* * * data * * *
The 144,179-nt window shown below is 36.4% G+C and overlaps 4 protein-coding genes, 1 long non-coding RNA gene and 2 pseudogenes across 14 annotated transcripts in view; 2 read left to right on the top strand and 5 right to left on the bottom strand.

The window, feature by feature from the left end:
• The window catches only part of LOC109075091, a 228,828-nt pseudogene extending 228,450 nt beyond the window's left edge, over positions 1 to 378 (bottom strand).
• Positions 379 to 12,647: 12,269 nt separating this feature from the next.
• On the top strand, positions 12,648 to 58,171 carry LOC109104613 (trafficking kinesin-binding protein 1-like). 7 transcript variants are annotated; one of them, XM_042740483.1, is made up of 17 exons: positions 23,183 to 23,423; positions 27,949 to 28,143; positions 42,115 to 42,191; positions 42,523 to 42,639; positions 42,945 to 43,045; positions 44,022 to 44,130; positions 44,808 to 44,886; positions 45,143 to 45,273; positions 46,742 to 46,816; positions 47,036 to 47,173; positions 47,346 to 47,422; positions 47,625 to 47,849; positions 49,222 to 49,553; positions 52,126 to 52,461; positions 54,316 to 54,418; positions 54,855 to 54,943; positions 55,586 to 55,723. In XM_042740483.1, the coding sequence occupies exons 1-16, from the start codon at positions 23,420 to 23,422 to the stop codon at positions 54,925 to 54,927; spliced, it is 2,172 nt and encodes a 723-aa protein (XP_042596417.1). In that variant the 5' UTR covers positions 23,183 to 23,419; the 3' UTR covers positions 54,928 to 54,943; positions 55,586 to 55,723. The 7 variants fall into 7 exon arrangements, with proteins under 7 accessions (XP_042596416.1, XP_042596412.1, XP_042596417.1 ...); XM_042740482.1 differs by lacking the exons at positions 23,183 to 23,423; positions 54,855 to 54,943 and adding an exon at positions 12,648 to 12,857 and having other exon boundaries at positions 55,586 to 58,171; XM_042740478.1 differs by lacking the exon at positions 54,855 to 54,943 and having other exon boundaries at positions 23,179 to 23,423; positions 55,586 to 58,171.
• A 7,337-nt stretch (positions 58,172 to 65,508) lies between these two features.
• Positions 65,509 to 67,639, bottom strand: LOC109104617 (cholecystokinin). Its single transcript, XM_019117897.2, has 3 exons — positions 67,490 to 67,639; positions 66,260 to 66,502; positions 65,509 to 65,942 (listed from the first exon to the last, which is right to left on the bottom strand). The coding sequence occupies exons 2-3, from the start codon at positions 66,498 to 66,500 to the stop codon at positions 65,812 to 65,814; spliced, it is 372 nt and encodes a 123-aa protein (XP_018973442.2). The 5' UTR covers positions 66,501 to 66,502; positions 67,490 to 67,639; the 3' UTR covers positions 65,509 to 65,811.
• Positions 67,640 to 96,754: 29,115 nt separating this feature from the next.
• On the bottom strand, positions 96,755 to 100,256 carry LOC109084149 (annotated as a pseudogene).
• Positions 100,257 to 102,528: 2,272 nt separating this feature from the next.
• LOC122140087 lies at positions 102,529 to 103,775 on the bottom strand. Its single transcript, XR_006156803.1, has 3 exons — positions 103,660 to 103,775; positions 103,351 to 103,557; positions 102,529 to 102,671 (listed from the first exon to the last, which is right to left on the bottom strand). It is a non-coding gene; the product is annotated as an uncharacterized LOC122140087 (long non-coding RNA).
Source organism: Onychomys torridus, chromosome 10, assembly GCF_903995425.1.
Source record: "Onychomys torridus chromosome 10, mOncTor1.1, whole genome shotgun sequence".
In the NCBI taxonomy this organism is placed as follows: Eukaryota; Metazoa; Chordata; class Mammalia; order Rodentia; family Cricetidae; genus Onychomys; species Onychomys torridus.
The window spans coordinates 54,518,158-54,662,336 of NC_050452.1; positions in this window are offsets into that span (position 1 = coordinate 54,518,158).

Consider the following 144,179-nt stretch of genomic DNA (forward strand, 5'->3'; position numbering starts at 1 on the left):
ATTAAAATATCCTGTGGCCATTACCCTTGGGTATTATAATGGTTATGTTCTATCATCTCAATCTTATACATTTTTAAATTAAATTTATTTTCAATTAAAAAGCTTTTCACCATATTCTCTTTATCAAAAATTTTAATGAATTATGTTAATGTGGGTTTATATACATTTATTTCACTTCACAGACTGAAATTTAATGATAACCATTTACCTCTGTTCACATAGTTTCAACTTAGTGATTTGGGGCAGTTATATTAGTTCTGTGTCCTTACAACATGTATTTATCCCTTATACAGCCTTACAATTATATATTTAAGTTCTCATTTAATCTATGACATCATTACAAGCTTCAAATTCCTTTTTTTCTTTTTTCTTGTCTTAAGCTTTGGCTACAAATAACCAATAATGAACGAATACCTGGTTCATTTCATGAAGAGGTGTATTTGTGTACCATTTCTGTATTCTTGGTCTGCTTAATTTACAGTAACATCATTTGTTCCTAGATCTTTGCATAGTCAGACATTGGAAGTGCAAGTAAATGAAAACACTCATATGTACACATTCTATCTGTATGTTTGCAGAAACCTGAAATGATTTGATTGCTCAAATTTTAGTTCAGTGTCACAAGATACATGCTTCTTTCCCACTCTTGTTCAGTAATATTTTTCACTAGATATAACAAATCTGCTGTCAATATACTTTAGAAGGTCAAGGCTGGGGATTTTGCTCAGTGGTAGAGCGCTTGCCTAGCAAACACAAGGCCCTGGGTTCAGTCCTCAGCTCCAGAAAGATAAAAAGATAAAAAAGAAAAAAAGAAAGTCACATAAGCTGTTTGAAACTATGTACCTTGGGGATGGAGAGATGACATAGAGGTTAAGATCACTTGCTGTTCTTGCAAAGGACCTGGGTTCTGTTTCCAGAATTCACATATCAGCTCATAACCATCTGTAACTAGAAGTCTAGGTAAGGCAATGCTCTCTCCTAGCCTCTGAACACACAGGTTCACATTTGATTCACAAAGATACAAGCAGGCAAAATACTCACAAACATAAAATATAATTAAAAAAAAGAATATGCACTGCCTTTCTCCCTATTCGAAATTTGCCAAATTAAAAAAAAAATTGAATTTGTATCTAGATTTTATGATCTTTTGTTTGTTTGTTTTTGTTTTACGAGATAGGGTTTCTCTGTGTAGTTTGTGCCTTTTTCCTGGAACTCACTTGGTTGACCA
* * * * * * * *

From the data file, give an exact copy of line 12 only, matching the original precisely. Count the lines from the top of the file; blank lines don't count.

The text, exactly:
Source organism: Onychomys torridus, chromosome 10, assembly GCF_903995425.1.